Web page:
Washington— A program- access dispute has flared in Kansas City, Mo., where overbuilder Everest Connections Corp. says the dominant cable operators are blocking access to University of Missouri men's basketball games.
Everest, with 20,000 subscribers, is small in comparison to the cable giants it has decided to challenge, Time Warner Entertainment L.P. and Comcast Corp. And since Kansas City teems with college-hoops fanatics, Everest said, access to the Mizzou games drives growth and stands out as must-have programming in today's competitive pay TV world.
"We estimate that there are 1 to 2 percent of [potential] subscribers that won't come with us because they are die-hard Missouri basketball fans and they want to see those games," said Everest vice president of regulatory and governmental affairs Rachel Reiber.
Time Warner and Comcast control a 300,000-subscriber cluster in Kansas City under the corporate name Kansas City Cable Partners. Comcast joined the partnership late last year when it acquired AT&T Broadband.
KCCP's programming affiliate, Metro Sports, has cable exclusivity in Kansas City to some, but not all, Mizzou basketball games.
Fox Sports Midwest distributes the Mizzou games to several TV stations and cable operators scattered throughout the state. Even though Everest carries Fox Sports Midwest, the network blacks out the Mizzou hoop games in Kansas City to honor Metro Sports's exclusive deal.
Under federal law, a satellite-delivered programming network at least 5-percent owned by a cable operator is barred from signing exclusive deals. Last year, the FCC extended the exclusivity ban for another five years, partly as a reflection of the agency's concern about cable-operator control of regional sports networks.
In general, exclusive deals between cable operators and networks distributed by fiber or microwave are legal, regardless of the financial relationship between the cable operator and the programmer.
Time Warner and Comcast have at least two points of the law in their favor: Metro Sports uses terrestrial distribution to deliver Mizzou games to various cable headends, and its contract is with an unaffiliated company — Mizzou Sports Properties, which holds the TV rights contract with the university.
"We believe that there is no basis for their claim," said Keith Cocozza, Time Warner Cable's director of corporate communications.
Everest filed its complaint in January and KCCP filed its response last week. KCCP noted that Everest failed to mention that KCCP's exclusivity covered just 12 of 29 Mizzou pre-season and regular-season games. The other 17 games are carried by local TV stations, ESPN and ESPN2, and are available to Everest.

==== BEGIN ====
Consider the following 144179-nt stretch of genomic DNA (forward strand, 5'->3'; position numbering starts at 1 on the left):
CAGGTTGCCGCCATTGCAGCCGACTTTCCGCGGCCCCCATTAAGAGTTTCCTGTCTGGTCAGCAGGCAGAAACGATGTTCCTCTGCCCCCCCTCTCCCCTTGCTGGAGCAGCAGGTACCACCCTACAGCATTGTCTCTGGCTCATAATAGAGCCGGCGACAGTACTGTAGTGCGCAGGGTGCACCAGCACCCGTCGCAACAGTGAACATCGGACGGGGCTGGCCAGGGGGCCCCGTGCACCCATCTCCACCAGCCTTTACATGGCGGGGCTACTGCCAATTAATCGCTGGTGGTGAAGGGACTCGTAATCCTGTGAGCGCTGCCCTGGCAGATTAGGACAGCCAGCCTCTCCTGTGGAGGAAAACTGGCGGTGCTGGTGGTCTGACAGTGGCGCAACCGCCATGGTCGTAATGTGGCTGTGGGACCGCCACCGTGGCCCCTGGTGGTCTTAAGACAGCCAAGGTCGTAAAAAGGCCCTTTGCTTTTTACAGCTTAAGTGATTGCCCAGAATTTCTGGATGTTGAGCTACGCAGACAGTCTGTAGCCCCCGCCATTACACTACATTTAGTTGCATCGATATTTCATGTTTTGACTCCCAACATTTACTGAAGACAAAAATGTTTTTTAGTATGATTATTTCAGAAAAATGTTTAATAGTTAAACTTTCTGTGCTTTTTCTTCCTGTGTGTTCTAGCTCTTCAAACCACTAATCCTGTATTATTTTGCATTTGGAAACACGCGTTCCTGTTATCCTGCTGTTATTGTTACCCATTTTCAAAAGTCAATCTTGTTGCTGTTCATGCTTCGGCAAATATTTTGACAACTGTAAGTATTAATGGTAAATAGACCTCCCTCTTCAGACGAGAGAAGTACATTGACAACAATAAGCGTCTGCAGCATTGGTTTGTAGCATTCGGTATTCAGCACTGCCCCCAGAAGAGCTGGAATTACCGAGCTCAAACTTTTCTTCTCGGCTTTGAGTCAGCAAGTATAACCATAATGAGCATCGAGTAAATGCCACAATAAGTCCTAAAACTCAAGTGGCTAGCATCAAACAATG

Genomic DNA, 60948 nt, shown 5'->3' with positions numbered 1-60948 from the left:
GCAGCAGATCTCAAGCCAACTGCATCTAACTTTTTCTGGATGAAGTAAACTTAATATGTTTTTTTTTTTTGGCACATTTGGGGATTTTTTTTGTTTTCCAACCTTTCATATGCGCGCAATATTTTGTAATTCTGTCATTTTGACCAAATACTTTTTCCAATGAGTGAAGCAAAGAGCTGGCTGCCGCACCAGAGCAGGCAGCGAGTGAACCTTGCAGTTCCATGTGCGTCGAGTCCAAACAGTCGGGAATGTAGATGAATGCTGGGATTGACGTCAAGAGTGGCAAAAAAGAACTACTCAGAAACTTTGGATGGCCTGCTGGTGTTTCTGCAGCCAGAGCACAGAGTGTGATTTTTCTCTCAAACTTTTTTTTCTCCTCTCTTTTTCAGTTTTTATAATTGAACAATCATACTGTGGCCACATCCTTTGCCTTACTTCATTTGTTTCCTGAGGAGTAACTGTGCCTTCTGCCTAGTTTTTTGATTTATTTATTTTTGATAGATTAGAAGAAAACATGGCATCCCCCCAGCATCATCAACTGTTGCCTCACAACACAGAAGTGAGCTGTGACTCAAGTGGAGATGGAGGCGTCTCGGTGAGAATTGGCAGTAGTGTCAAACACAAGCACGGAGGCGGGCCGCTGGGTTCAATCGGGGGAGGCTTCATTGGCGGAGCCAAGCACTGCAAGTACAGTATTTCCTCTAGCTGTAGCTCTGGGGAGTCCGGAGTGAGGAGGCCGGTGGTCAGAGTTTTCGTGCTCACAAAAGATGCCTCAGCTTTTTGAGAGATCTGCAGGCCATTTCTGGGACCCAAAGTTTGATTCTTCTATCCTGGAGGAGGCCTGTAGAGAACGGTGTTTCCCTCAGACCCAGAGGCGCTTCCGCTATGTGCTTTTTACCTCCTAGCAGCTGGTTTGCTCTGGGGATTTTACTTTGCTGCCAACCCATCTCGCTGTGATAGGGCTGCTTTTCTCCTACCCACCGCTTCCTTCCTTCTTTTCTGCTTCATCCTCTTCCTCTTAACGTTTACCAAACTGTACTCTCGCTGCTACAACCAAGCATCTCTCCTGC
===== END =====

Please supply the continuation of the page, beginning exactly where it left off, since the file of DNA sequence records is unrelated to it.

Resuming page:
If the Missouri five made it to the National Collegiate Athletic Association Tournament, those games also would be available to Everest, KCCP said. (The CBS Television Network holds exclusive rights to the NCAA men's basketball tournament.)
Given the true scope of Everest's access to the games, "Everest cannot truly claim that it has suffered any damages in this case," KCCP told the FCC.
Nevertheless, Everest claims that Metro Sports is covered by the program-access law as a vertically integrated satellite network because it is intimately involved with Mizzou Sports Properties in key aspects of game telecast.
"Personnel from KCCP/Metro Sports travel to the site of the basketball game with a satellite uplink truck and assist with the airing of the game," Everest said in its FCC complaint. "Indeed, at the conclusion of each game, the announcers thank Metro Sports for their assistance in the production of the telecasts."
Further, Everest contends KCCP violated another provision of the program access law, barring "unfair methods of competition or unfair or deceptive acts or practices" by a cable operator and affiliated satellite-delivered network.
"We basically say that we believe that because Metro Sports plays such a big role in the production of those games, they are satellite programming distributors with the vertical integration that is attempting to thwart competition against another [cable operator]," Everest's Reiber said.
KCCP responded by saying that Metro's production assistance with some games did nothing to undermine the position that Metro's exclusive carriage of 12 games a season was legal under federal program-access rules.
"In short, Everest has filed a complaint that is not covered by the scope of the program-access rules," KCCP said.
Everest and KCCP have clashed before. A year ago, Everest filed an FCC complaint alleging the partnership was violating a rule that requires regulated cable operators to offer uniform rates within a franchise area. KCCP denied the allegation; the FCC has yet to rule on the complaint.